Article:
After all, the chief business of the American people is business.

President Calvin Coolidge, address before the American Society of Newspaper Editors, Washington, D.C., January 17, 1925. Foundations of the Republic (1926), 187.

Calvin Coolidge, full-length portrait, seated at desk, facing front, holding pen and paper, wearing black armband in mourning for President Harding, Washington, D.C., August 4, 1923. Prosperity and Thrift: The Coolidge Era and the Consumer Economy, 1921-1929
Coolidge believed that government should interfere as little as possible with business and industry. His administration supported tax reductions for U.S. businesses as well as high protective tariffs in support of U.S. goods—which were being produced in greater quantities than ever before. Technological and managerial innovations, improvements in the methods of production, and growing distribution networks made consumer items more generally available. Many Americans purchased cars and radios, vacuum cleaners, and washing machines—taking advantage of increasingly obtainable consumer credit.
Vacuum cleaners on display at the J. C. Harding & Co. Store, probably in Washington, D.C., [1909-32]. Prosperity and Thrift: The Coolidge Era and the Consumer Economy, 1921-1929
Raleigh Haberdasher show window, Washington, D.C., circa 1925. Prosperity and Thrift: The Coolidge Era and the Consumer Economy, 1921-1929
Automobiles in window of the Washington-Cadillac Co., Washington, D.C., 1927. Prosperity and Thrift: The Coolidge Era and the Consumer Economy, 1921-1929
Some groups did not participate fully in the emergent consumer economy, notably both African-American and white farmers as well as immigrants. While one-fifth of the American population made their living on the land, rural poverty was widespread. Despite agricultural overproduction and successive attempts in Congress to provide relief, the agricultural economy of the 1920s experienced an ongoing depression. Large surpluses were accompanied by falling prices at a time when American farmers were burdened by heavy debt. Between 1920 and 1932, one in four farms was sold to meet financial obligations and many farmers migrated to urban areas. Restrictive immigration laws, aided by a resurgence of nativism in America in the 1920s, contributed to an atmosphere hostile to immigrants. The Emergency Quota Act of 1921 discriminated against immigrants from southern and eastern Europe. The National Origins Act of 1924 completely excluded Japanese and other Asian immigrants and further reduced those admitted from southern and eastern Europe.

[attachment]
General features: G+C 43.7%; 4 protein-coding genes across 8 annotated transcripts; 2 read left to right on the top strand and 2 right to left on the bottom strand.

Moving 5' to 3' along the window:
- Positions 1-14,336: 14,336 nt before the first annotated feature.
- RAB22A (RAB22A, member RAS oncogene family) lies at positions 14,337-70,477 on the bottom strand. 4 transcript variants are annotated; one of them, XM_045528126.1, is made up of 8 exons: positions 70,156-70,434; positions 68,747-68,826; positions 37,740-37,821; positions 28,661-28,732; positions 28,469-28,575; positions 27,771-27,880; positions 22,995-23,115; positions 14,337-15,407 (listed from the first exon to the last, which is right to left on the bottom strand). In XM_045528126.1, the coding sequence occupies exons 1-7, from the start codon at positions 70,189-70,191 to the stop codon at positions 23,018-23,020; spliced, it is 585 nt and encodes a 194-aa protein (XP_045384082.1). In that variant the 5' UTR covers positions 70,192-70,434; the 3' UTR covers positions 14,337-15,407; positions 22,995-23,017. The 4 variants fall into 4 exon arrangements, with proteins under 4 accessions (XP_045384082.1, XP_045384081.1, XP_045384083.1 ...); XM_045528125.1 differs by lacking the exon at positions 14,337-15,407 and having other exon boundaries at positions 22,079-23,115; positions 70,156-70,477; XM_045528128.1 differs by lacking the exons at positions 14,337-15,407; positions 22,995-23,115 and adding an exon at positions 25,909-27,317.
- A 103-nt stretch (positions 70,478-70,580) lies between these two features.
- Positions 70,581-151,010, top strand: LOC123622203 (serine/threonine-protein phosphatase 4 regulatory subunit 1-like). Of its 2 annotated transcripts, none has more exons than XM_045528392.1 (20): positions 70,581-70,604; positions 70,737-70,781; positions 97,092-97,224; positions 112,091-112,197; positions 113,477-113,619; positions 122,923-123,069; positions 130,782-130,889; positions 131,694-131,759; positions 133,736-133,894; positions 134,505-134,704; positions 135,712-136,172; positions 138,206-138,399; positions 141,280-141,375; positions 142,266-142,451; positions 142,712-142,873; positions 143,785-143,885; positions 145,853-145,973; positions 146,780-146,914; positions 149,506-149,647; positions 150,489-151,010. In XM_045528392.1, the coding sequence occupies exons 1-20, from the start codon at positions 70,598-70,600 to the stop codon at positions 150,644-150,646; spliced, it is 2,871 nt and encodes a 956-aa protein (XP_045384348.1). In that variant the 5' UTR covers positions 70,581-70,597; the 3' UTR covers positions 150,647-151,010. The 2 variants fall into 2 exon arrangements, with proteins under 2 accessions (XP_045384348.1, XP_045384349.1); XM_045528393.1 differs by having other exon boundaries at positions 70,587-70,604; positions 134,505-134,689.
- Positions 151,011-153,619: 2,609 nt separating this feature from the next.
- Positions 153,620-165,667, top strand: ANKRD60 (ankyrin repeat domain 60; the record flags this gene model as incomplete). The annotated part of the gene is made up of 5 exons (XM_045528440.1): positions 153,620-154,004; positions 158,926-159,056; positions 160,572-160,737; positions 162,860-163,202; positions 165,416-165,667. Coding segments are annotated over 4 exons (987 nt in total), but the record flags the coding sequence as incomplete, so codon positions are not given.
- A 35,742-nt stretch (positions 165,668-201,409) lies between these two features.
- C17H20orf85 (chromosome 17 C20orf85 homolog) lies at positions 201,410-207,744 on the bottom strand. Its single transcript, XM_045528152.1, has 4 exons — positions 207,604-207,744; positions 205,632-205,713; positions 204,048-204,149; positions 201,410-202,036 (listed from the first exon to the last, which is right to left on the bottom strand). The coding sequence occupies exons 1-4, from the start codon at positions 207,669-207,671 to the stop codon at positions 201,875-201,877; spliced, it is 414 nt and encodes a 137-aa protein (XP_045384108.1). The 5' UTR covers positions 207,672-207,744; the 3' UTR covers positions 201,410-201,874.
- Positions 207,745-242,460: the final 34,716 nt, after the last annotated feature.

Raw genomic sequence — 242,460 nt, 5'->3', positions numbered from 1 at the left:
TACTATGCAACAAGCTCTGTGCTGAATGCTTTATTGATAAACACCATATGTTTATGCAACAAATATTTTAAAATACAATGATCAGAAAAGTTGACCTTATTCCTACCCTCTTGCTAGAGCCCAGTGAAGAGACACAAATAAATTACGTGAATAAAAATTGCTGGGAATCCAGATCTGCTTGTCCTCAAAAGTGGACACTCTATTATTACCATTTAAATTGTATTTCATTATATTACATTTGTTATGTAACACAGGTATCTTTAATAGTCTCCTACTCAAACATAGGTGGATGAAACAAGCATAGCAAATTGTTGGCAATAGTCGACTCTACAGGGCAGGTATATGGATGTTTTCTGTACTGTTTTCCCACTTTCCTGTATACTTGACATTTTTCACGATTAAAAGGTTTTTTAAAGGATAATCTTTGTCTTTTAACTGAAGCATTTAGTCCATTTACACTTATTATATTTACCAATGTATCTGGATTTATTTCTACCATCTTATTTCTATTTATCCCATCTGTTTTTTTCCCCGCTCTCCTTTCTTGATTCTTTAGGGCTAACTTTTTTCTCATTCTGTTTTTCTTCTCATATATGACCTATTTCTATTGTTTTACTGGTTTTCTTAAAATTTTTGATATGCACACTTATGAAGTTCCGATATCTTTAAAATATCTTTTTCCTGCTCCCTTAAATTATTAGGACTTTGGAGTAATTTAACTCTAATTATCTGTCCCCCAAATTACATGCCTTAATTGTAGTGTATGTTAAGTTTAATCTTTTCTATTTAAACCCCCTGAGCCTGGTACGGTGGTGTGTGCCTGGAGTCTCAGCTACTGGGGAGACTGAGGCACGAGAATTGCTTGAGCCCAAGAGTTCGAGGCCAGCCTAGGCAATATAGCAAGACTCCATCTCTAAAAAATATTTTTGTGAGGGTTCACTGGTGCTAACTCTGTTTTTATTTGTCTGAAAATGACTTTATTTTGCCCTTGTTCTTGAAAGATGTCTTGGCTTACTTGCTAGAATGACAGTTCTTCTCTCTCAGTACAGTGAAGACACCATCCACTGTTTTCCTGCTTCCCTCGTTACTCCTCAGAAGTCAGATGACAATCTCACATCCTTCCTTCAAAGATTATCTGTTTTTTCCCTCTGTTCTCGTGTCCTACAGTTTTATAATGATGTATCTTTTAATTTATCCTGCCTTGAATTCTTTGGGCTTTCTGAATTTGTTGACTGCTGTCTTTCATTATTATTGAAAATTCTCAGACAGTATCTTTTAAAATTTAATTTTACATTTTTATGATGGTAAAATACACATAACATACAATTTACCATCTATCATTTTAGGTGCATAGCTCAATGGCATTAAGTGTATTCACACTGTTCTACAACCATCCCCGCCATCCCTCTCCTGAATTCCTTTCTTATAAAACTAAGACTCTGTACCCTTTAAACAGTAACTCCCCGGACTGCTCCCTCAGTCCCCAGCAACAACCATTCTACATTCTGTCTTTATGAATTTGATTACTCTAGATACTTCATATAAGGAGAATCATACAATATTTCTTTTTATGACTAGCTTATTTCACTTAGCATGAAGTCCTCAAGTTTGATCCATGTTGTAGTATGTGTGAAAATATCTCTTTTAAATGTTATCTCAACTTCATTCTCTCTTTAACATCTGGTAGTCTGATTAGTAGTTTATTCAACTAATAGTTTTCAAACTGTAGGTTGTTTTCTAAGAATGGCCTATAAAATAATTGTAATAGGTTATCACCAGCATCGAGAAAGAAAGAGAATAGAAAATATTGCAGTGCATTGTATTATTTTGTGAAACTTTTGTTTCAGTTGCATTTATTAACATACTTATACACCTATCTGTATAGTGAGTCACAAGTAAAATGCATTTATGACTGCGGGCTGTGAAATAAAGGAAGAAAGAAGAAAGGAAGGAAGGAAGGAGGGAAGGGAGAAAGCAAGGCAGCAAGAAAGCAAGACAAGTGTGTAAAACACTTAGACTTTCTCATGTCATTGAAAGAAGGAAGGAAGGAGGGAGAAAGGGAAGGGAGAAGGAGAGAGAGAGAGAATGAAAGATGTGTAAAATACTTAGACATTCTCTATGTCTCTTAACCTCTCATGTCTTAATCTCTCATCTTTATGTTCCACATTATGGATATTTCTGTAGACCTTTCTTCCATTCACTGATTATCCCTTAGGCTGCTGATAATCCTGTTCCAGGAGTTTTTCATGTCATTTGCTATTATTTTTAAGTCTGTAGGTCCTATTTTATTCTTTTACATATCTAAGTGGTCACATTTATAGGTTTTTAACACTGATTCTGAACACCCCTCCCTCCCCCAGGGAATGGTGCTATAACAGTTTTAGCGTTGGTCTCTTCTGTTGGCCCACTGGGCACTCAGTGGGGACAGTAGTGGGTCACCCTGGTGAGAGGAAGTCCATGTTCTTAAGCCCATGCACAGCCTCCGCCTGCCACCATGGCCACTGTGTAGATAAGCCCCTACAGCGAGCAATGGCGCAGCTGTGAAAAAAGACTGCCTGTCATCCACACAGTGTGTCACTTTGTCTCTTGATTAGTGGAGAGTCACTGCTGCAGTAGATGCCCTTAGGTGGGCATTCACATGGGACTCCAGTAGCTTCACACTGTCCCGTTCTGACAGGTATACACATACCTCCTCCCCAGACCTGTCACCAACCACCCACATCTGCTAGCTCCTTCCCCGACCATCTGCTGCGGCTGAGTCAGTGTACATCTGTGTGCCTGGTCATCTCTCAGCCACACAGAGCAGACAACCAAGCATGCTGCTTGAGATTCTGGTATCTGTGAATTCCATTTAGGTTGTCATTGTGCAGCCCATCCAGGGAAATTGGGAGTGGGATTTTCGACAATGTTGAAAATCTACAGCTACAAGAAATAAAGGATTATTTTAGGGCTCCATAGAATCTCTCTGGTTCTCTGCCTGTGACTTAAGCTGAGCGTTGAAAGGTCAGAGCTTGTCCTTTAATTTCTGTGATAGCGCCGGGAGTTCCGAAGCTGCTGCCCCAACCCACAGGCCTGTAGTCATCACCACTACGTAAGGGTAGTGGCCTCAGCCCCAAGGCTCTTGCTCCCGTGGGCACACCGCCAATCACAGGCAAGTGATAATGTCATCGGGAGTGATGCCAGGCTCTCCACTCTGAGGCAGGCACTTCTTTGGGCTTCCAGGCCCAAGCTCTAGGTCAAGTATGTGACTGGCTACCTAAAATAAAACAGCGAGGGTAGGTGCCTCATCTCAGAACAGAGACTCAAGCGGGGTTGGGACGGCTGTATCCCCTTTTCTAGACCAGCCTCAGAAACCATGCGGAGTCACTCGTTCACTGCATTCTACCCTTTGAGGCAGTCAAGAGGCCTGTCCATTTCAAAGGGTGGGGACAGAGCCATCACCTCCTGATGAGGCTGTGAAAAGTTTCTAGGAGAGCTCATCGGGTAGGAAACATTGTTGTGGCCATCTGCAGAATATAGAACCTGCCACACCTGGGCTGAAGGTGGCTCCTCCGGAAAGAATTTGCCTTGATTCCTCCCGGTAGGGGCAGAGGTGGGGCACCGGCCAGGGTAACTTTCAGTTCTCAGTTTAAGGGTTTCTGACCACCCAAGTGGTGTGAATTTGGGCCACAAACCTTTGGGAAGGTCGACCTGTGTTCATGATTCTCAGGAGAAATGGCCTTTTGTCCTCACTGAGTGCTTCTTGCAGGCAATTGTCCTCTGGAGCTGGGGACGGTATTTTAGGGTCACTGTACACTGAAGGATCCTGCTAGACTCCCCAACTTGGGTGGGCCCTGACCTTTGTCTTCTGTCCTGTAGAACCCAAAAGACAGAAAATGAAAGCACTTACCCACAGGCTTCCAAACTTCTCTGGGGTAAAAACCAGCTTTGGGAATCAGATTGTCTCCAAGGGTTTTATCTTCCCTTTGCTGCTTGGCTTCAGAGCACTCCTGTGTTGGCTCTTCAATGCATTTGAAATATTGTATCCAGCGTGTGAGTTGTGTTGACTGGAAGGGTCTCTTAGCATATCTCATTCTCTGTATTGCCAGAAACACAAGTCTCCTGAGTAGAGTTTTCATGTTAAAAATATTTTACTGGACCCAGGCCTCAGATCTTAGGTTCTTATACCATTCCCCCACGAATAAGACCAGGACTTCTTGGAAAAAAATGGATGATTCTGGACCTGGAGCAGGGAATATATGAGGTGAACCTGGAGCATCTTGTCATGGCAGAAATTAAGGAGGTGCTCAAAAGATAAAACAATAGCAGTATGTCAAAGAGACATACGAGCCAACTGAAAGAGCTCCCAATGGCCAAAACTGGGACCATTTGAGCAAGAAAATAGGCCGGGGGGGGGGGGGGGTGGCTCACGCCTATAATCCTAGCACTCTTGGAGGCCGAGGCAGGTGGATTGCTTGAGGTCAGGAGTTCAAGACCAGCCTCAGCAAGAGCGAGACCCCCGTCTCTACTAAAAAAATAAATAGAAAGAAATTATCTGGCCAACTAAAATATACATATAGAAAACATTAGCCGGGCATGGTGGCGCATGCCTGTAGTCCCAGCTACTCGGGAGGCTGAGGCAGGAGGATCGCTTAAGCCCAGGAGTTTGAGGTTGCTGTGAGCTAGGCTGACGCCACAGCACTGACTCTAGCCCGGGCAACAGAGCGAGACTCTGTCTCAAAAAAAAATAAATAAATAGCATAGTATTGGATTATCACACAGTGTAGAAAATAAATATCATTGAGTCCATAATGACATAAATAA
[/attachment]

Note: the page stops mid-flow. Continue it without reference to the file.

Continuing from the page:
Visitin’ ‘Round at Coolidge Corners, 1924. Prosperity and Thrift: The Coolidge Era and the Consumer Economy, 1921-1929
The economic growth of the 1920s spurred the rise of consumer organizations and campaigns. Some, such as the Truth-in-Advertising Movement, which pursued ethics and self-regulation in advertising, were industry-based. Other campaigns and organizations sought to educate consumers. The Better Homes Movement celebrated home ownership, home maintenance and improvement, and home decoration in towns and cities across the country. The Thrift Movement sought to teach children and citizens how to save and spend wisely. Lastly, there were campaigns such as the Playground Movement which began in response to popular anxieties about material excess, misuse of leisure time, and the loss of traditional values.